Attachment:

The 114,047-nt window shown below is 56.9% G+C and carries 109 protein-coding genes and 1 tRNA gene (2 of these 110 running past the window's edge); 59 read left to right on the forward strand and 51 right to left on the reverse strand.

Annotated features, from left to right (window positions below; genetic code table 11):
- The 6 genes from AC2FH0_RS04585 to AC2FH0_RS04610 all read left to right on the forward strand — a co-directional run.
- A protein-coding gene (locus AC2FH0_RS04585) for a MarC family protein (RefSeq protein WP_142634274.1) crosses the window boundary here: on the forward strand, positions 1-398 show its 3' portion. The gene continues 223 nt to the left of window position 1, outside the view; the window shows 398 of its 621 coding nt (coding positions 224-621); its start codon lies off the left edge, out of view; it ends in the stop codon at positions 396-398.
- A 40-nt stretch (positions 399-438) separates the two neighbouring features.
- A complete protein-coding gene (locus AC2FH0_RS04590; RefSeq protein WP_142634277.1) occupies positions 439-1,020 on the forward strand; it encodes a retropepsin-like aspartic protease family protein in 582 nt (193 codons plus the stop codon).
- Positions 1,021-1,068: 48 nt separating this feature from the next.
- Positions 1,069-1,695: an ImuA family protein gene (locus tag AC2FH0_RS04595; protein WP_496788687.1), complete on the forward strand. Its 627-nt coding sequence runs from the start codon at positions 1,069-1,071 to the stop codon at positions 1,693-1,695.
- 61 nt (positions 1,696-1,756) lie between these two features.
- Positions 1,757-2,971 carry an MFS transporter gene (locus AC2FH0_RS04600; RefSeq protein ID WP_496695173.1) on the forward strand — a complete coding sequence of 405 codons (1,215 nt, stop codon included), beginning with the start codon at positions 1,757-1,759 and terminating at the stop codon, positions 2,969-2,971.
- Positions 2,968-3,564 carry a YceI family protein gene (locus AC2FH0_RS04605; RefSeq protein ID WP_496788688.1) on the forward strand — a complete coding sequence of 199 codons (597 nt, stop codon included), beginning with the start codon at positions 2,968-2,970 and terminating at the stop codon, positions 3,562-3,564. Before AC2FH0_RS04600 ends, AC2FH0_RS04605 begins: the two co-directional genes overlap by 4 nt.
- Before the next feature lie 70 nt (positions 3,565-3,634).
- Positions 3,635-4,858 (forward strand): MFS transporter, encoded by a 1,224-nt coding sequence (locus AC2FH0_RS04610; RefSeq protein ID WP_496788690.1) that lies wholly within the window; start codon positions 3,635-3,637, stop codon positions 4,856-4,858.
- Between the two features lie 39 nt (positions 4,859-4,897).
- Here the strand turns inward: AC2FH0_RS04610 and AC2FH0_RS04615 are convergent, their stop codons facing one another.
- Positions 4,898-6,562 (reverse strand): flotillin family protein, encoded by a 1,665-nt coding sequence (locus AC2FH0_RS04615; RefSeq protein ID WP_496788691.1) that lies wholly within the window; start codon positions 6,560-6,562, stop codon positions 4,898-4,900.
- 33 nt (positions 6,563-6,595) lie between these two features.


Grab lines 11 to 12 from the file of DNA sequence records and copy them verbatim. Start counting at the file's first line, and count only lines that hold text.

- Positions 2,968-3,564 carry a YceI family protein gene (locus AC2FH0_RS04605; RefSeq protein ID WP_496788688.1) on the forward strand — a complete coding sequence of 199 codons (597 nt, stop codon included), beginning with the start codon at positions 2,968-2,970 and terminating at the stop codon, positions 3,562-3,564. Before AC2FH0_RS04600 ends, AC2FH0_RS04605 begins: the two co-directional genes overlap by 4 nt.
- Before the next feature lie 70 nt (positions 3,565-3,634).